Parents have always been stressed — and then the pandemic hit. Mothers, in particular, have been struggling over the past year with the pressures of balancing work, home, health, family and so much more. And then there's homeschooling, which, according to the U.S. Census Bureau, nearly 93 percent of households with school-age children engaged in some form of “distance learning” due to the coronavirus. With women bearing the burden of a majority of the household labor —the invisible tasks too — the collective mental health of moms could be considered a crisis, according to experts. Numbers tell a pretty clear story:
Roughly 9.8 million working mothers in the U.S. are suffering from workplace burnout, which is an increase of 2.4 million reported cases since the pandemic began (Source: Maven and Great Place to Work)
A mere 22 percent of Americans think the government has done enough to support working parents during the pandemic. (Source: Yahoo Life/You Gov poll)
If money wasn’t an issue, 56 percent of moms say they would quit their job because of the stress of working and parenting during the pandemic. (Source: Yahoo Life/You Gov poll)
47 percent of working families have lost the child care they used before the pandemic (Source: Pew Research)
Yet it's the personal stories that really highlight the toll the pandemic has taken. Read and watch stories from frontline workers, parenting and mental health experts, celebrities and moms who've been there.
For Dr. Dara Kass, he hardest part of the pandemic, she says, has been the “guilt” of wondering if the irregularity in her children's days is too much. “Are they doing enough? Are we messing things up? Are they getting outside enough?” she says. “There’s a balance between wondering if you’re giving them enough freedom to feel safe or giving them too much freedom that they’re not advancing.” Several other frontline moms opened up to Yahoo Life about their experiences balancing demanding jobs, a suddenly changed childcare situation and fears of the virus. While many are hopeful about what’s next, they all admit it hasn’t been an easy year.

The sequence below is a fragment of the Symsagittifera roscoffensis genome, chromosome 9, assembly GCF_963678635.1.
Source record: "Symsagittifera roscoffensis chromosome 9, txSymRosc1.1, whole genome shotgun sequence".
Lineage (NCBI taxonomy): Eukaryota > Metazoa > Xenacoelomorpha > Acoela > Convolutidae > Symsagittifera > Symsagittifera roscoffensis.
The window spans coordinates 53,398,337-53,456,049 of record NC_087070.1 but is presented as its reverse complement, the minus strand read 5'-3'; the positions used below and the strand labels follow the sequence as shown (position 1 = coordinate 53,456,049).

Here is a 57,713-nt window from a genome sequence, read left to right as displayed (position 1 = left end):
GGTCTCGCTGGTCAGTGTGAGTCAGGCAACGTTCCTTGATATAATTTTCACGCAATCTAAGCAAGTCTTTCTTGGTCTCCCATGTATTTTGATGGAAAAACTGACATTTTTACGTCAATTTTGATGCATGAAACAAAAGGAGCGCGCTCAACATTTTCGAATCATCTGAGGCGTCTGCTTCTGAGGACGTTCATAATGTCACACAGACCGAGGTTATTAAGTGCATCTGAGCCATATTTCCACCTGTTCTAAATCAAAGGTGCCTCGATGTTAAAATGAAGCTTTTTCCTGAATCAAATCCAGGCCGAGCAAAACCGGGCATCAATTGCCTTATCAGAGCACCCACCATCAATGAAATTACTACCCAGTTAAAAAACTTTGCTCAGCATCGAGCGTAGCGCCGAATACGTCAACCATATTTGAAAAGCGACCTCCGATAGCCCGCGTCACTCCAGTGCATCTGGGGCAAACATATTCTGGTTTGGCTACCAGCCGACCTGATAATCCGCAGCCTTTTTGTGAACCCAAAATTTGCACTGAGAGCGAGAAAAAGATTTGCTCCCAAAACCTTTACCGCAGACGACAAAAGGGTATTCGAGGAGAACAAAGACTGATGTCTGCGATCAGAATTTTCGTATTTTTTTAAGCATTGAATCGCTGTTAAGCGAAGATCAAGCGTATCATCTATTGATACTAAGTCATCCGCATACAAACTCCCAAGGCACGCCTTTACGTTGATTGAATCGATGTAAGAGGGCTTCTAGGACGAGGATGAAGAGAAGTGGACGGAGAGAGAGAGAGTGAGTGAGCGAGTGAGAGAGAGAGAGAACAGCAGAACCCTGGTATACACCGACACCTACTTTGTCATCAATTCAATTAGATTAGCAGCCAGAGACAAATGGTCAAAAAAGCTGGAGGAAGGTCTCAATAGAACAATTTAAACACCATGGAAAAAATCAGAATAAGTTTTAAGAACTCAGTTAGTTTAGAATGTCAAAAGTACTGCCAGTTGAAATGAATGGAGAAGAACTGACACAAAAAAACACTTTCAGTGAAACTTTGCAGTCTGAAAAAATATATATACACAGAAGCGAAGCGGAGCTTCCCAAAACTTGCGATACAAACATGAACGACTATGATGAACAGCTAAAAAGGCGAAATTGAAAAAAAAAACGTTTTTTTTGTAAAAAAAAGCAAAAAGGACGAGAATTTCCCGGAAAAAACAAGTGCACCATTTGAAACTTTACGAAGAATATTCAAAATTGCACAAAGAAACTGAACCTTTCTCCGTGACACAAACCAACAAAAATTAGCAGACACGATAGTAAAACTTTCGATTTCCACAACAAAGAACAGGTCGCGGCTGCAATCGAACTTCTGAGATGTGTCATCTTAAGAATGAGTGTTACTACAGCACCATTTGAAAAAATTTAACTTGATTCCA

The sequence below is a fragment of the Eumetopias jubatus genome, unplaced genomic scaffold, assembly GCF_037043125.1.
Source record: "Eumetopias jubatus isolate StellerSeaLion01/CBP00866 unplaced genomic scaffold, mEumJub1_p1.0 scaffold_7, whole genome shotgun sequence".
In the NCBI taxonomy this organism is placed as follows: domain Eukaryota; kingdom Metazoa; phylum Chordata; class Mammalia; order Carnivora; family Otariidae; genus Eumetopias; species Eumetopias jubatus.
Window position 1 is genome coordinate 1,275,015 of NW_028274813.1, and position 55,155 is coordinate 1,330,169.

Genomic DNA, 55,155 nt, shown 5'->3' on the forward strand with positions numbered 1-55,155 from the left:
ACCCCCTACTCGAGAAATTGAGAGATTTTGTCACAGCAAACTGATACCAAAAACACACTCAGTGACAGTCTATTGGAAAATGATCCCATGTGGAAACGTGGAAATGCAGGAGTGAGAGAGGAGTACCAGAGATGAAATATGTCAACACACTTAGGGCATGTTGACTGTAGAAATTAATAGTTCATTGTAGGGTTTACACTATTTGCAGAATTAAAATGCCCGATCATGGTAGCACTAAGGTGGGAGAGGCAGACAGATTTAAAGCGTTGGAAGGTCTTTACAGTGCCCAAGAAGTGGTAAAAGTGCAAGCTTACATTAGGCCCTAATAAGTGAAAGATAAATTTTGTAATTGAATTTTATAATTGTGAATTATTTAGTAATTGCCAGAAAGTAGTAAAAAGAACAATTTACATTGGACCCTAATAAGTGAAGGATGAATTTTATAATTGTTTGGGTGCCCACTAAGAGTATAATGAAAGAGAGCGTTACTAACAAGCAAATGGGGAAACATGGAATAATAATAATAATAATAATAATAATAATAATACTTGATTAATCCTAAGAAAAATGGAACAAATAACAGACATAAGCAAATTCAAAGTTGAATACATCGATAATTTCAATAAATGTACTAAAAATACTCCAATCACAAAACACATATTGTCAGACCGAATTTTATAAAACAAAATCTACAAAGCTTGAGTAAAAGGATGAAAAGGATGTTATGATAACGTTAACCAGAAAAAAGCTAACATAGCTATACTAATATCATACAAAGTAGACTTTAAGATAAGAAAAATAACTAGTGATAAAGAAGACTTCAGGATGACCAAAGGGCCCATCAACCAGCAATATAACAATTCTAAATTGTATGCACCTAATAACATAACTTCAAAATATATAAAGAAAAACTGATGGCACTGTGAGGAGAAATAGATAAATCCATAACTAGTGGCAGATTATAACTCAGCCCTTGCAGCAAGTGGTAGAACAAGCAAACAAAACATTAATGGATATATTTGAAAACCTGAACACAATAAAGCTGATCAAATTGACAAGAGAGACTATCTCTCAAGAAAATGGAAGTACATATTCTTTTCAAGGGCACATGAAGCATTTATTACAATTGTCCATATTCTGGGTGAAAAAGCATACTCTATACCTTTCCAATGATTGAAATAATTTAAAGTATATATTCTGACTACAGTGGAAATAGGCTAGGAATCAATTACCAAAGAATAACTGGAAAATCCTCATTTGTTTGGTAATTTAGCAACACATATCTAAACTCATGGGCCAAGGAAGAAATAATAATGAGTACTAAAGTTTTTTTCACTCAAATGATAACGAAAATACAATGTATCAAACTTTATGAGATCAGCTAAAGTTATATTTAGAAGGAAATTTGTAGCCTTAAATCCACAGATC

For Sherri Shepherd, watching her 15-year-old son Jeffrey deal with the isolation he has felt from a year of remote learning has been extremely difficult. “It has been absolutely detrimental to Jeffrey's mental health,” Shepherd says. “I've been very concerned because his socialization has just been taken from him … to watch my child kind of wither because … he has no friends coming over. He really hasn't been able to socialize with friends … you know, normal teenage things, he’s not able to do.”
“Children, teens and their families across the nation are struggling with feelings of overwhelm, stress and uncertainty during this pandemic and their mental health is suffering,” says psychologist and integrative mental health expert Roseann Capanna-Hodge. “Increased difficulties with attention, motivation, and learning are prevalent right now due to difficulties with virtual learning, a lack of movement and exercise, and heightened stress.”
Anne Gomez Rubin witnessed it first hand with her own son, who spent nearly a year in virtual school — an experience that can be even more isolating for children in an only-child household. “During the pandemic, we've spent so much time together, and in some cases, my husband and I have noticed that our son thinks of himself as our equal — meaning that he takes on a lot of adult worries about the pandemic, because that's what he sees us do,” says Gomez Rubin. “This time has really made me wish he could stay a kid for a little longer without worrying about when his parents will be vaccinated and whether or not his teachers are safe at school.”
Fuller House star Candace Cameron Bure has three adult children. But amid the pandemic, she still needs parenting advice from her own mom and dad. "Parenting never ends," she says of her grown children who are 19, 21 and 22. "I learned so much in the pandemic about myself, as a mother and as a wife," says Bure. "…I've always known that a parent is always their child's biggest example, but all the more in this pandemic because we've all been together and we haven't had those moments to take off for the weekend or go to the gym. …I'm a patient person, but I am not a stress-free person. And I show it."